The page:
/Pompeo to visit Ukraine as Senate prepares for impeachment trial
Pompeo to visit Ukraine as Senate prepares for impeachment trial

Pompeo to visit Ukraine as Senate prepares for impeachment trial

Washington — Secretary of State Mike Pompeo is set to travel to Ukraine on Friday where he will meet with the country’s top officials, as the Senate gears up for its impeachment trial on charges stemming from President Trump’s dealings with Ukraine.

Pompeo’s trip to Kiev, Ukraine, is his first stop in a five-country swing from January 3 to January 7. He is also scheduled to visit Belarus, Kazakhstan, Uzbekistan and Cyprus, State Department spokesperson Morgan Ortagus said in a statement.

During his trip to Kiev, Pompeo is set to meet with Ukrainian President Volodymyr Zelensky, Foreign Minister Vadym Prystaiko and Defense Minister Andriy Zahorodnyuk “to reaffirm U.S. support for Ukraine’s sovereignty and territorial integrity,” Ortagus said.

Pompeo’s visit follows the House’s historic vote December 18 to impeach Mr. Trump on charges of abuse of power and obstruction of Congress. The two articles, which passed nearly along party lines, stem from the president’s conduct toward Ukraine.

The secretary of state will be the highest-ranking member of the Trump administration to visit the country since the July 25 phone call that ultimately led to the House’s impeachment inquiry into Mr. Trump. The president and Zelensky met on the sidelines of the United Nations General Assembly in September as the inquiry was getting underway.

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Secretary of State Mike Pompeo speaks onstage at Mar-a-Lago in Palm Beach, Florida, on December 29, 2019.

NICHOLAS KAMM/AFP via Getty Images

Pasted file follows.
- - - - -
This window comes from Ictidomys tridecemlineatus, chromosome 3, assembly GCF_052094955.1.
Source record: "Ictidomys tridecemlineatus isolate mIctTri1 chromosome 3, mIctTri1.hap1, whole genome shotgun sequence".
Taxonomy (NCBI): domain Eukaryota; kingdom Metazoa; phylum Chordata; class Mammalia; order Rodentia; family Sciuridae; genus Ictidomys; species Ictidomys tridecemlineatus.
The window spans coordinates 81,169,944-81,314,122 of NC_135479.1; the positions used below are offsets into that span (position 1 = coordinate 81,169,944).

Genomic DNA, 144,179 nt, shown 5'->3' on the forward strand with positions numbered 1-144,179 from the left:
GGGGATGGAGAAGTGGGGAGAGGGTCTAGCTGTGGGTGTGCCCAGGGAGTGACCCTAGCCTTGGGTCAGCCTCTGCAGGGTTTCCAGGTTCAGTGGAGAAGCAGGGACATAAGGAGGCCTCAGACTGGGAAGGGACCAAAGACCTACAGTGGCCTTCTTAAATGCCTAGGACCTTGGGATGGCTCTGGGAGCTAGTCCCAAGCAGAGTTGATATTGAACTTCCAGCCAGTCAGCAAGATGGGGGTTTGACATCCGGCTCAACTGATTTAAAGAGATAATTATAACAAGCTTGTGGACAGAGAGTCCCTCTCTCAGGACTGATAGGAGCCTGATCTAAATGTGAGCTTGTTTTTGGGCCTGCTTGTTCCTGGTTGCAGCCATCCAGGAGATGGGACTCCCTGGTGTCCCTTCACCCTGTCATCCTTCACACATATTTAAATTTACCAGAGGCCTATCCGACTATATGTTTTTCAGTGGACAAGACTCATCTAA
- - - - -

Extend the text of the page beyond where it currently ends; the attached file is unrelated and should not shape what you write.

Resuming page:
During the call, the president urged Zelensky to investigate his Democratic political opponents, namely former Vice President Joe Biden. The call came as the Trump administration had frozen $391 million in military assistance to Ukraine.

The president and his allies have asserted the aid was withheld due to Mr. Trump’s concerns over corruption in Ukraine and desire for European countries to contribute more. But House Democrats argue the assistance and a White House meeting were conditioned on a public announcement from Zelensky that his administration would open investigations into Biden and unsupported claims of Ukrainian interference in the 2016 presidential election. The aid was eventually released in September after the hold became public.

Following the House’s vote, the Senate will conduct a trial during which senators will hear from impeachment managers, House members effectively serving as prosecutors, and the president’s lawyers about Mr. Trump’s dealings with Ukraine.

The Senate has blocked off the month of January for the proceedings. But House Speaker Nancy Pelosi has not yet sent the two articles of impeachment to the upper chamber, citing concerns about whether the GOP-controlled Senate will conduct a fair trial. The parameters of the impeachment trial have also not yet been agreed to.

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